What Is Asthma? What are the Factors that Trigger Allergic Asthma?
Chest Diseases

What Is Asthma? What are the Factors that Trigger Allergic Asthma?

    The airway system called the bronchus provides the transmission of the air we take to the lungs when we breathe in and out. Airways of asthmatic patients are more sensitive than normal and various allergens, smoking cigarettes, odours, cold, flu, upper respiratory tract diseases such and other triggering factors narrow the airway and make breathing difficult.

    Asthma can be triggered by many environmental factors, although hereditary factors are also effective. Allergic asthma accounts for about 60 percent of asthma patients. Environmental factors are pollens, all kinds of odours, dust, moisture, fungal spores and mould that appear frequently in spring. In addition to these, stress, air pollution, cigarette smoke, sharp odours such as perfume, and the air blown by air conditioners are among the triggers of allergic asthma. Allergens can affect the respiratory tract, lungs, skin or eyes. In people with allergic structure, the organs and allergy types to which the allergy will occur may change over time.

    The patient’s complaints of allergic asthma are determined by allergy skin tests or allergen-specific blood tests.

    Situations that trigger allergic asthma

    Allergic asthma can be triggered by many allergens and irritants. Allergens can initiate a series of reactions that can result in narrowing of the airways in the lungs by affecting some chemical mechanisms in the body. Dust, pollen, animal hair, humidity, mould, pungent odour and some foods are among the most known triggers that cause allergic asthma. Attention should be paid to substances that have the potential to trigger this type of allergic asthma, and environments that contain such substances should be avoided as much as possible. In addition to all these, the person’s mood and excessive stress can also trigger an asthma attack.

    Dust:

    House dust, mite allergens are present in every home. Almost all household items (carpets, armchairs, curtains, pillows, quilts, etc.) have house mites. These seemingly harmless little insects cause irritating conditions such as asthma-related shortness of breath and severe coughing and sneezing.

    Pollen:

    Pollen from trees and plants that goes into the air triggers allergic asthma. In particular, pollen that emerges in the spring is in the air throughout the year in warm climates. During these spreading periods, asthma patients’ complaints may increase over weeks and months.

    Animal hair and epithelium:

    Asthma can be triggered by animal urine, feces, saliva, hair or fur. You’re not only exposed to them because of the pet in your own home, they will have the same effect if there is a pet in the places you visit or if an animal has been around before.

    Humidity and mould:

    Mould can be seen in almost any humid environment. Moulds that can form on wood coating, carpet and walls in homes cause small spores to be released into the air. These invisible spores can trigger allergic asthma. Areas such as toilets and bathrooms, which are in contact with water and steam, need to be cleaned regularly to remove mould.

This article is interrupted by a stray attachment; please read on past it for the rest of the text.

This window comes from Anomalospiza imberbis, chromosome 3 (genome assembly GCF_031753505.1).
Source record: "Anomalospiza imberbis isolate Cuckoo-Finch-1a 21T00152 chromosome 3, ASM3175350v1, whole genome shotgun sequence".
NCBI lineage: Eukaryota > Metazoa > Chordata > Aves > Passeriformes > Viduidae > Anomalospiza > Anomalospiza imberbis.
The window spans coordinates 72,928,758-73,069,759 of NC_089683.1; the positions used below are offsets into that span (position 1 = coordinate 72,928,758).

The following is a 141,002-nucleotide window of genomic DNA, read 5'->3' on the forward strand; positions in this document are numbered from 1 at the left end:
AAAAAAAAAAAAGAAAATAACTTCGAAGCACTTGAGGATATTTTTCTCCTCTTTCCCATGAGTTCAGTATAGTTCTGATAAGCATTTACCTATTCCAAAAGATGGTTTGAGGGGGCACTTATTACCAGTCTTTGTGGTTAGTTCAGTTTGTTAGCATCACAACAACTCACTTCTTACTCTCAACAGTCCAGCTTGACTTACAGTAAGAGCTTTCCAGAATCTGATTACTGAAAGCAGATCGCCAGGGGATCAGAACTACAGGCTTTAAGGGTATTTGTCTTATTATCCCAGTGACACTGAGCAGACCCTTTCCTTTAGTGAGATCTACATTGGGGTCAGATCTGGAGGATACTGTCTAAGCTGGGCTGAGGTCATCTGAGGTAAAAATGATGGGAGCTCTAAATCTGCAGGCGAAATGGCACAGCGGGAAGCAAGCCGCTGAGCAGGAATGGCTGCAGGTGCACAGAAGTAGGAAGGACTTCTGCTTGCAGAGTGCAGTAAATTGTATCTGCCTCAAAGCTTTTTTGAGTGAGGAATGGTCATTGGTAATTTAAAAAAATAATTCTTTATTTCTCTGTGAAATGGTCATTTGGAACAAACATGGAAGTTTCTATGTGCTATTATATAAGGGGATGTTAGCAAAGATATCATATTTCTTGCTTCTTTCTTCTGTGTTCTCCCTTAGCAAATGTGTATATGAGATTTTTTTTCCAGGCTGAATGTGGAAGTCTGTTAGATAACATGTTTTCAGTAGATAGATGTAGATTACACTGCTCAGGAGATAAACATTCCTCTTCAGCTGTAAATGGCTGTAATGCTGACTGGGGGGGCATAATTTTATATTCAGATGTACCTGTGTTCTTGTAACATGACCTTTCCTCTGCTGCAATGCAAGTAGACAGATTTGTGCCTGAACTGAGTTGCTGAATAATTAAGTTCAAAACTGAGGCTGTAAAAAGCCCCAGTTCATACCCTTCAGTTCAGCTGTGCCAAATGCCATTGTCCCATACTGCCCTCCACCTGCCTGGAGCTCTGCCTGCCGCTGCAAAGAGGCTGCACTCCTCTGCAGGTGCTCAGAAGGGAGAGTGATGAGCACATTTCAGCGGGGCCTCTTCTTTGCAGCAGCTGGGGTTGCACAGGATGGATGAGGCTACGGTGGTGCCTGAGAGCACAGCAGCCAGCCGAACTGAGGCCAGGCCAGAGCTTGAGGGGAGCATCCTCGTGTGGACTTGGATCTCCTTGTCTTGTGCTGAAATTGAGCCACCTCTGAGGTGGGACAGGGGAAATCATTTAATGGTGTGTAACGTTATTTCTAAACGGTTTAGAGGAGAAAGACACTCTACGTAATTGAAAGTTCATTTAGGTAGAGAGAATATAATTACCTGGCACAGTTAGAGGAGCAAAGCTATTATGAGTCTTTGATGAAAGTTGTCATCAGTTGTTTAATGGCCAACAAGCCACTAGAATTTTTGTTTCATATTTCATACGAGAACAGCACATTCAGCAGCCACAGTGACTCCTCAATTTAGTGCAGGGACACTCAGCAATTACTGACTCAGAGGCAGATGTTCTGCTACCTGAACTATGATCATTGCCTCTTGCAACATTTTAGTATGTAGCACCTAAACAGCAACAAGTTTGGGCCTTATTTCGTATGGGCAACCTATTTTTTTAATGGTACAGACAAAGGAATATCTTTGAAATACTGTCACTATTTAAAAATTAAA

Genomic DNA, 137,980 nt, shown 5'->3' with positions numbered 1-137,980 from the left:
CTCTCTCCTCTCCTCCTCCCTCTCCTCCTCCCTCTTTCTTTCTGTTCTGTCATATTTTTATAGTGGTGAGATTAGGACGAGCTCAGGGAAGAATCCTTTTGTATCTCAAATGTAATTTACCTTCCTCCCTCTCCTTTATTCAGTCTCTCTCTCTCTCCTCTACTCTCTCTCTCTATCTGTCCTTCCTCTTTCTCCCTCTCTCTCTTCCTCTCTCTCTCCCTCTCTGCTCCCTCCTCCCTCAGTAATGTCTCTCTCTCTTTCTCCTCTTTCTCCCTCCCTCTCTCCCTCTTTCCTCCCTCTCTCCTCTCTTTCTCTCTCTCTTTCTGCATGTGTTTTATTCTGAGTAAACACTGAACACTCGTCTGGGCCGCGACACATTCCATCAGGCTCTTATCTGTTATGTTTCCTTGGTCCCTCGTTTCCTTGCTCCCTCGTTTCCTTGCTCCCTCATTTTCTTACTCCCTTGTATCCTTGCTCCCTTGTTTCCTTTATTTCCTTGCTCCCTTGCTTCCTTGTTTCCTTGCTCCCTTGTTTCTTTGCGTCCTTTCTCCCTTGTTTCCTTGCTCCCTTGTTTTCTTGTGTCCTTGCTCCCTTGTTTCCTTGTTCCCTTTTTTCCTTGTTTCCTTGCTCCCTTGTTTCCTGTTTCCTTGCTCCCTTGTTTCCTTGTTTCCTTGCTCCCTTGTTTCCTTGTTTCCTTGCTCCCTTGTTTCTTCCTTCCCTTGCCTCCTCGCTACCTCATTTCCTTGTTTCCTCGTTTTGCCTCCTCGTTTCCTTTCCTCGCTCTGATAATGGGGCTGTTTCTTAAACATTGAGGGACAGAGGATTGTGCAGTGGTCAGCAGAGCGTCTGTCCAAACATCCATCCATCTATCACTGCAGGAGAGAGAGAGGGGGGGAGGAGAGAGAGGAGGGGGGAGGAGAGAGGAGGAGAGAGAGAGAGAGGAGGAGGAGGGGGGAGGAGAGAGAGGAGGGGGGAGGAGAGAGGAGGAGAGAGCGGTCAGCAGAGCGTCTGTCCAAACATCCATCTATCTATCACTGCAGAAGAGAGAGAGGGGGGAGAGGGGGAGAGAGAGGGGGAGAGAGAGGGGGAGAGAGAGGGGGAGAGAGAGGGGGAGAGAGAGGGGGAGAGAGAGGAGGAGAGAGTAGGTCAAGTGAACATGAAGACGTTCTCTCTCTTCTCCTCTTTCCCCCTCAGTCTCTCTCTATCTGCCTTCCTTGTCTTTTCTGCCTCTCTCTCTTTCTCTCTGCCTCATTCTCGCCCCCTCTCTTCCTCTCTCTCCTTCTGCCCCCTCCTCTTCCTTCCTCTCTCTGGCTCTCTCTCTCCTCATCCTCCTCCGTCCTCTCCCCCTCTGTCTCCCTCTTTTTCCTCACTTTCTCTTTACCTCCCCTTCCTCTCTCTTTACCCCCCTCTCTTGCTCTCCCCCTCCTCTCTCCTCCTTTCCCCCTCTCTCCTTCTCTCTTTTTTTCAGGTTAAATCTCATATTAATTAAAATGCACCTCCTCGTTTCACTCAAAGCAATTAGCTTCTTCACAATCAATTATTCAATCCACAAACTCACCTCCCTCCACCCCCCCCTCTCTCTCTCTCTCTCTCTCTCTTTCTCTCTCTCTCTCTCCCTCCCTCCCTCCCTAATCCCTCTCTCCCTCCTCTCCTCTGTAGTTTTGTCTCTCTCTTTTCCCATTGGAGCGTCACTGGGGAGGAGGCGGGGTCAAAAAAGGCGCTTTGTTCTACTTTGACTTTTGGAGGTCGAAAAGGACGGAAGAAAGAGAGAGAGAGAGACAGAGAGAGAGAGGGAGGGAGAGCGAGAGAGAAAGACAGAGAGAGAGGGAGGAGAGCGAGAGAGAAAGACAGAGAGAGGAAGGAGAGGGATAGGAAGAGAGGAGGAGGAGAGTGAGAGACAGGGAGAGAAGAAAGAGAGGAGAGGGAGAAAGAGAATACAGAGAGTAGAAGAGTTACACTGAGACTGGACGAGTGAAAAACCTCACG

Odour and smoke:

    Many sharp-smelling substances such as cleaning materials, cologne, perfume and cigarette smoke can trigger asthma attacks and cause asthma symptoms such as coughing and shortness of breath.

    Food:

    Most allergic asthma attacks are caused by food allergies. The most well-known foods, which cause asthma, are nuts, shellfish, milk and dairy products. Apart from these, many foods that may vary from person to person can also cause allergic asthma.

    What are asthma symptoms?:

    One of the most important findings in asthma is difficulty in breathing. A feeling of shortness of breath and wheezing occur following exposure to an allergen or irritant. Cough is one of the most well-known symptoms of asthma. This dry and persistent cough occurs especially at night or in the morning and wakes the patient from sleep.

    Asthma and its diagnosis:

    In addition to the patient’s complaints, some tests and examinations should be performed for the diagnosis of asthma. Chest X-ray, reversible pulmonary function test, some blood tests and skin prick test are among the tests that should be done.

    What should be done to prevent asthma attack?:

    Foods that have been determined to have a triggering effect for asthma attacks should be avoided. Some precautions should also be taken against inhaled allergens. Factors such as house dust mite, humidity and mould in the house can increase the complaints of allergic asthma patients. If there are mouldy and damp areas, necessary repair measures should be taken there, especially if there is a house dust allergy, it is necessary to keep as few items as possible in the bedroom, and to use anti-allergic textile products if possible. A person should not be in the open air for a long time and should not do sports between 05.00 and 10.00 in the morning when the pollen is most intense. At the same time, it is necessary not to ventilate the house during these hours. When coming from outside, one should take a shower and change his clothes. Periodic maintenance of air conditioners should be done and pollen filters should be placed. Eyes should also be protected with glasses.